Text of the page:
Mariano Rivera was moving from the outfield to the warning track. As his foot came down on the new surface, the Yankees' legendary closer crumpled. For Dr. Neal ElAttrache, it was the classic type of ACL injury, where the brain is expecting one level of friction and encounters another.
"It's that the athlete is suddenly distracted or disturbed as they're ready to plant their foot," said ElAttrache, an orthopedic surgeon with the Kerlan-Jobe Orthopedic Clinic in Los Angeles, who performed knee surgery on Patriots quarterback Tom Brady in 2008. "The knee buckles."
In the NFL, ElAttrache noted that ACL tears were the 17th most common injury, but accounted for more time out than any other injury given the length of the recovery.
Rivera is just one of the prominent athletes who is currently out of the lineup recovering from a knee ligament tear. The Bulls' playoff hopes took a hit when Derrick Rose went down in Game 1 of Chicago's first-round series against Philadelphia (the Sixers won the series in six games). Rashard Mendenhall (Steelers), Iman Shumpert (Knicks), Wilson Ramos (Nationals) and Redskins rookie Jarvis Jenkins are just a few of the other professional athletes who have suffered the same injury.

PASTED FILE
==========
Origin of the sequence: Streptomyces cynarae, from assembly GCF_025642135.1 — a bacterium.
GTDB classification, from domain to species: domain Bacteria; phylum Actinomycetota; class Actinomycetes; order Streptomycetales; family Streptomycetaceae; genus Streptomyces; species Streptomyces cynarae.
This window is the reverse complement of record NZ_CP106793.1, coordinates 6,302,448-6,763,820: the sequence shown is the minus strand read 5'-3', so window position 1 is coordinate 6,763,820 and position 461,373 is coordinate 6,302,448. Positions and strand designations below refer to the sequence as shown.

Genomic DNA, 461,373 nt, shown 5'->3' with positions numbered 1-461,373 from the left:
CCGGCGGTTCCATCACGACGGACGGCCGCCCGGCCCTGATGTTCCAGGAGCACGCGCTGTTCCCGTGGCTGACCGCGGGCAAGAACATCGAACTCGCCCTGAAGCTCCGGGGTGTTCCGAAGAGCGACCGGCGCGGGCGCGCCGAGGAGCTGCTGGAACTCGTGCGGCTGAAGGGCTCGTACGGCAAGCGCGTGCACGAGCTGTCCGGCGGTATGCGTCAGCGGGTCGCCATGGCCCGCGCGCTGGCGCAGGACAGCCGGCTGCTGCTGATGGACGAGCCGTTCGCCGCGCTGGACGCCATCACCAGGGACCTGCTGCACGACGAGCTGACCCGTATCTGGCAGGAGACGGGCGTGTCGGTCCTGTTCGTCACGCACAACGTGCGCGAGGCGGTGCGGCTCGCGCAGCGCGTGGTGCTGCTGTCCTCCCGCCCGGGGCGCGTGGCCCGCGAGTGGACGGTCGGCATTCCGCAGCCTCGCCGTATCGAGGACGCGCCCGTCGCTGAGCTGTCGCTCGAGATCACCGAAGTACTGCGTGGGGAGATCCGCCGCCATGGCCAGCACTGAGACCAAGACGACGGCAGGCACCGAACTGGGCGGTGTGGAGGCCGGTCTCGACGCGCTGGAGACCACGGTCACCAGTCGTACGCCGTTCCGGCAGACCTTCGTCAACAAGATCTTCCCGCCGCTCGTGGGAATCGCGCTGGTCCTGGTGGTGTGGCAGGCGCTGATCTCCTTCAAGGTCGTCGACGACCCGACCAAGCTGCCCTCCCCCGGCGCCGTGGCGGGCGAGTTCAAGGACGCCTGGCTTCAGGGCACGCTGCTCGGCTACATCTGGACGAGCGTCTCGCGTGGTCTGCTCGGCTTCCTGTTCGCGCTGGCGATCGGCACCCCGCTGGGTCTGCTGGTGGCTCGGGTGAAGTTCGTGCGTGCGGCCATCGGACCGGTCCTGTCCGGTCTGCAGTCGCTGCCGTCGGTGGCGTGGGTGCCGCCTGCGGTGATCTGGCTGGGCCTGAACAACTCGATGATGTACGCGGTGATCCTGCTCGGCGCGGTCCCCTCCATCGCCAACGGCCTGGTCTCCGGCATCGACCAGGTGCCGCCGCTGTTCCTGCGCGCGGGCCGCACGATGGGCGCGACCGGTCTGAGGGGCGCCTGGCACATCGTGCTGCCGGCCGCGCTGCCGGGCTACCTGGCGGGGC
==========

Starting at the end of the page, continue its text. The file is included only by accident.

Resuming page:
ElAttrache said that although the injury has been in the news more often recently, the number of injuries per participants hasn't necessarily risen; there are just more people participating in sports.
Despite the advances in treatment, the most effective injury prevention is still strengthening the muscles around the knee. The way the ACL is used now, in sports that require planting and pivoting, there is no medical substitute.
"We are nowhere at the point where we would do a preventative operation," ElAttrache said.
When he sees an athlete like Rivera, ElAttrache evaluates if the initial injury damaged any of the surrounding structures of the knee. Then, the patella tendon, or sometimes two of the hamstring tendons, can then be used as a replacement. Tissue from a cadaver can also be used, but has a higher failure rate.
Will the 42-year-old Rivera play again? He could, ElAttrache said. But if the recovery isn't 100 percent, the physician said Rivera doesn't seem like the kind of athlete who would tolerate being less effective.